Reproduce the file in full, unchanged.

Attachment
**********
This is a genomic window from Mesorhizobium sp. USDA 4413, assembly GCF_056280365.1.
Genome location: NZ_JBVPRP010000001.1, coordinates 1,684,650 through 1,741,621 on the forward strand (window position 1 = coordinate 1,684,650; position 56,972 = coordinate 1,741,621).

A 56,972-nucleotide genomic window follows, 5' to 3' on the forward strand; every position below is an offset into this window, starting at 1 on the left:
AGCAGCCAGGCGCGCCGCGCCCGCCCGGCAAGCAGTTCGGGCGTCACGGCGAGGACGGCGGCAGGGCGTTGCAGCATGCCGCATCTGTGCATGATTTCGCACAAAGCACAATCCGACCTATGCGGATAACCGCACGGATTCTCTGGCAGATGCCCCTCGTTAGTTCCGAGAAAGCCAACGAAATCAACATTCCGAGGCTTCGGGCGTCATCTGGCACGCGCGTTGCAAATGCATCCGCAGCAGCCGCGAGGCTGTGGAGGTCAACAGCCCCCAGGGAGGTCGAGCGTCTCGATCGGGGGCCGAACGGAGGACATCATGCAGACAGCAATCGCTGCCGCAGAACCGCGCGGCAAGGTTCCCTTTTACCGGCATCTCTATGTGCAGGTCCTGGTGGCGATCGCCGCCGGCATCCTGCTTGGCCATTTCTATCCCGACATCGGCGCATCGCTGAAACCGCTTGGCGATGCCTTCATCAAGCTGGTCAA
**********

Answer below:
This is a genomic window from Mesorhizobium sp. USDA 4413, assembly GCF_056280365.1.
Genome location: NZ_JBVPRP010000001.1, coordinates 1,684,650 through 1,741,621 on the forward strand (window position 1 = coordinate 1,684,650; position 56,972 = coordinate 1,741,621).

A 56,972-nucleotide genomic window follows, 5' to 3' on the forward strand; every position below is an offset into this window, starting at 1 on the left:
AGCAGCCAGGCGCGCCGCGCCCGCCCGGCAAGCAGTTCGGGCGTCACGGCGAGGACGGCGGCAGGGCGTTGCAGCATGCCGCATCTGTGCATGATTTCGCACAAAGCACAATCCGACCTATGCGGATAACCGCACGGATTCTCTGGCAGATGCCCCTCGTTAGTTCCGAGAAAGCCAACGAAATCAACATTCCGAGGCTTCGGGCGTCATCTGGCACGCGCGTTGCAAATGCATCCGCAGCAGCCGCGAGGCTGTGGAGGTCAACAGCCCCCAGGGAGGTCGAGCGTCTCGATCGGGGGCCGAACGGAGGACATCATGCAGACAGCAATCGCTGCCGCAGAACCGCGCGGCAAGGTTCCCTTTTACCGGCATCTCTATGTGCAGGTCCTGGTGGCGATCGCCGCCGGCATCCTGCTTGGCCATTTCTATCCCGACATCGGCGCATCGCTGAAACCGCTTGGCGATGCCTTCATCAAGCTGGTCAA